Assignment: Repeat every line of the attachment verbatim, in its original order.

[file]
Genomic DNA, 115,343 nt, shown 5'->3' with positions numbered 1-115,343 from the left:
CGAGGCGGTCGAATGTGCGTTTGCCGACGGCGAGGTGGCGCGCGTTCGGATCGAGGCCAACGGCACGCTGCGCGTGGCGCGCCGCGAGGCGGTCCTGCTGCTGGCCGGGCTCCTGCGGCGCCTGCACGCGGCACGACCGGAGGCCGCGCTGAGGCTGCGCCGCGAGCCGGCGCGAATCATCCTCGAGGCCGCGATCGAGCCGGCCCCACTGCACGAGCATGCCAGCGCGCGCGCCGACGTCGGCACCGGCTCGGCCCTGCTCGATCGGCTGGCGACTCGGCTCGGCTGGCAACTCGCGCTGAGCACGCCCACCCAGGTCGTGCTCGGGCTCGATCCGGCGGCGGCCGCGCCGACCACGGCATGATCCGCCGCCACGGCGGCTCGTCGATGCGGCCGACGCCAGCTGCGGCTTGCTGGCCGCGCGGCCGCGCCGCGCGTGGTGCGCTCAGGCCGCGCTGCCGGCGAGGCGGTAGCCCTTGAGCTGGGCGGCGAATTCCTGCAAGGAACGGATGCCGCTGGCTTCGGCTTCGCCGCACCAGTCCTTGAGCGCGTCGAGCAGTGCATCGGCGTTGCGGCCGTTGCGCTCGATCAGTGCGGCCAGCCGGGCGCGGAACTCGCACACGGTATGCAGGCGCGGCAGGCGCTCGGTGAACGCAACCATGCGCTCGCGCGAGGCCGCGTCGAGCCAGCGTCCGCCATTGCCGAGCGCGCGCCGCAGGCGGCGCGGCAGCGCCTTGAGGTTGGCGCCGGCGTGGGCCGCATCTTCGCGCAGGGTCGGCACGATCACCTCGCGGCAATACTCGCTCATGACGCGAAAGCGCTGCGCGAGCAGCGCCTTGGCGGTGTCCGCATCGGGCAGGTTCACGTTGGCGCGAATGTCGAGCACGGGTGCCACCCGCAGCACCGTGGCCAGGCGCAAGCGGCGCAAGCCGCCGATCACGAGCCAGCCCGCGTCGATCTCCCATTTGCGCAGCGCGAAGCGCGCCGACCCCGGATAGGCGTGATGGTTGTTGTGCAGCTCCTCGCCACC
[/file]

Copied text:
Genomic DNA, 115,343 nt, shown 5'->3' with positions numbered 1-115,343 from the left:
CGAGGCGGTCGAATGTGCGTTTGCCGACGGCGAGGTGGCGCGCGTTCGGATCGAGGCCAACGGCACGCTGCGCGTGGCGCGCCGCGAGGCGGTCCTGCTGCTGGCCGGGCTCCTGCGGCGCCTGCACGCGGCACGACCGGAGGCCGCGCTGAGGCTGCGCCGCGAGCCGGCGCGAATCATCCTCGAGGCCGCGATCGAGCCGGCCCCACTGCACGAGCATGCCAGCGCGCGCGCCGACGTCGGCACCGGCTCGGCCCTGCTCGATCGGCTGGCGACTCGGCTCGGCTGGCAACTCGCGCTGAGCACGCCCACCCAGGTCGTGCTCGGGCTCGATCCGGCGGCGGCCGCGCCGACCACGGCATGATCCGCCGCCACGGCGGCTCGTCGATGCGGCCGACGCCAGCTGCGGCTTGCTGGCCGCGCGGCCGCGCCGCGCGTGGTGCGCTCAGGCCGCGCTGCCGGCGAGGCGGTAGCCCTTGAGCTGGGCGGCGAATTCCTGCAAGGAACGGATGCCGCTGGCTTCGGCTTCGCCGCACCAGTCCTTGAGCGCGTCGAGCAGTGCATCGGCGTTGCGGCCGTTGCGCTCGATCAGTGCGGCCAGCCGGGCGCGGAACTCGCACACGGTATGCAGGCGCGGCAGGCGCTCGGTGAACGCAACCATGCGCTCGCGCGAGGCCGCGTCGAGCCAGCGTCCGCCATTGCCGAGCGCGCGCCGCAGGCGGCGCGGCAGCGCCTTGAGGTTGGCGCCGGCGTGGGCCGCATCTTCGCGCAGGGTCGGCACGATCACCTCGCGGCAATACTCGCTCATGACGCGAAAGCGCTGCGCGAGCAGCGCCTTGGCGGTGTCCGCATCGGGCAGGTTCACGTTGGCGCGAATGTCGAGCACGGGTGCCACCCGCAGCACCGTGGCCAGGCGCAAGCGGCGCAAGCCGCCGATCACGAGCCAGCCCGCGTCGATCTCCCATTTGCGCAGCGCGAAGCGCGCCGACCCCGGATAGGCGTGATGGTTGTTGTGCAGCTCCTCGCCACC